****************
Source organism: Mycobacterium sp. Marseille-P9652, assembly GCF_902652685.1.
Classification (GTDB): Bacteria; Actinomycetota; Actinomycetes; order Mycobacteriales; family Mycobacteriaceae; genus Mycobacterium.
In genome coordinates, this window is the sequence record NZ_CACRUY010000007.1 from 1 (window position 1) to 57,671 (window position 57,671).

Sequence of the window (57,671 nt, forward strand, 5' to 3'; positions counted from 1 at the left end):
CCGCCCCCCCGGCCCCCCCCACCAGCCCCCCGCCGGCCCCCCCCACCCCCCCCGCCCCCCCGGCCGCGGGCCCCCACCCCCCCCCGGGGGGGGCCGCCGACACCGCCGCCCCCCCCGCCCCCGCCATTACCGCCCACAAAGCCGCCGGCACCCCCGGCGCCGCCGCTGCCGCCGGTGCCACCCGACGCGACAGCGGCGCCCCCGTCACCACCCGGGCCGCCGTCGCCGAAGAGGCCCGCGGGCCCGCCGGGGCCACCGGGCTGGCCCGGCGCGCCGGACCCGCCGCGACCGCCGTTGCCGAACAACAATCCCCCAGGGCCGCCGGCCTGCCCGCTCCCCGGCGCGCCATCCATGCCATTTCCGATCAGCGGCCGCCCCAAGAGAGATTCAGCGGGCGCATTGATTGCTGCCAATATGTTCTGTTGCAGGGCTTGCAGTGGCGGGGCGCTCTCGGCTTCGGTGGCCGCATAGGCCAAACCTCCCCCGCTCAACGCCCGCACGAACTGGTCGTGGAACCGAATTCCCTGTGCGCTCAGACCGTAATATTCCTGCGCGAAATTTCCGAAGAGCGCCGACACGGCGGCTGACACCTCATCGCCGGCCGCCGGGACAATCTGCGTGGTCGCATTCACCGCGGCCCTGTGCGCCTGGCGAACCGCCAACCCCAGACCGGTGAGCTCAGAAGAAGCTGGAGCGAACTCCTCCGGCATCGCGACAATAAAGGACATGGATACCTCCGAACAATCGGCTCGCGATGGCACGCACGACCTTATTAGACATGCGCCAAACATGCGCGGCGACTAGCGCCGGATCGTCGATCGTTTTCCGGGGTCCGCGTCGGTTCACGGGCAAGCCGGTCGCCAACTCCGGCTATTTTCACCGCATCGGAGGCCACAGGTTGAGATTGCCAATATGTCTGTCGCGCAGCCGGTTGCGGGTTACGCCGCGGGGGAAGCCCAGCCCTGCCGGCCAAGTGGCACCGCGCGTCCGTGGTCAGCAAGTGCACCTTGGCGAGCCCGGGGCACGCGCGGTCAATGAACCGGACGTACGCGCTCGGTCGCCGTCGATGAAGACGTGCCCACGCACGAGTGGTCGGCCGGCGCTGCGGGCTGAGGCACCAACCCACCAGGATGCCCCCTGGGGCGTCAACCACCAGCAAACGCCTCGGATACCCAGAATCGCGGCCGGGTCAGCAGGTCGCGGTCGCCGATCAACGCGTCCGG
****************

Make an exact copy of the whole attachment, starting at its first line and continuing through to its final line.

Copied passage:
Source organism: Mycobacterium sp. Marseille-P9652, assembly GCF_902652685.1.
Classification (GTDB): Bacteria; Actinomycetota; Actinomycetes; order Mycobacteriales; family Mycobacteriaceae; genus Mycobacterium.
In genome coordinates, this window is the sequence record NZ_CACRUY010000007.1 from 1 (window position 1) to 57,671 (window position 57,671).

Sequence of the window (57,671 nt, forward strand, 5' to 3'; positions counted from 1 at the left end):
CCGCCCCCCCGGCCCCCCCCACCAGCCCCCCGCCGGCCCCCCCCACCCCCCCCGCCCCCCCGGCCGCGGGCCCCCACCCCCCCCCGGGGGGGGCCGCCGACACCGCCGCCCCCCCCGCCCCCGCCATTACCGCCCACAAAGCCGCCGGCACCCCCGGCGCCGCCGCTGCCGCCGGTGCCACCCGACGCGACAGCGGCGCCCCCGTCACCACCCGGGCCGCCGTCGCCGAAGAGGCCCGCGGGCCCGCCGGGGCCACCGGGCTGGCCCGGCGCGCCGGACCCGCCGCGACCGCCGTTGCCGAACAACAATCCCCCAGGGCCGCCGGCCTGCCCGCTCCCCGGCGCGCCATCCATGCCATTTCCGATCAGCGGCCGCCCCAAGAGAGATTCAGCGGGCGCATTGATTGCTGCCAATATGTTCTGTTGCAGGGCTTGCAGTGGCGGGGCGCTCTCGGCTTCGGTGGCCGCATAGGCCAAACCTCCCCCGCTCAACGCCCGCACGAACTGGTCGTGGAACCGAATTCCCTGTGCGCTCAGACCGTAATATTCCTGCGCGAAATTTCCGAAGAGCGCCGACACGGCGGCTGACACCTCATCGCCGGCCGCCGGGACAATCTGCGTGGTCGCATTCACCGCGGCCCTGTGCGCCTGGCGAACCGCCAACCCCAGACCGGTGAGCTCAGAAGAAGCTGGAGCGAACTCCTCCGGCATCGCGACAATAAAGGACATGGATACCTCCGAACAATCGGCTCGCGATGGCACGCACGACCTTATTAGACATGCGCCAAACATGCGCGGCGACTAGCGCCGGATCGTCGATCGTTTTCCGGGGTCCGCGTCGGTTCACGGGCAAGCCGGTCGCCAACTCCGGCTATTTTCACCGCATCGGAGGCCACAGGTTGAGATTGCCAATATGTCTGTCGCGCAGCCGGTTGCGGGTTACGCCGCGGGGGAAGCCCAGCCCTGCCGGCCAAGTGGCACCGCGCGTCCGTGGTCAGCAAGTGCACCTTGGCGAGCCCGGGGCACGCGCGGTCAATGAACCGGACGTACGCGCTCGGTCGCCGTCGATGAAGACGTGCCCACGCACGAGTGGTCGGCCGGCGCTGCGGGCTGAGGCACCAACCCACCAGGATGCCCCCTGGGGCGTCAACCACCAGCAAACGCCTCGGATACCCAGAATCGCGGCCGGGTCAGCAGGTCGCGGTCGCCGATCAACGCGTCCGG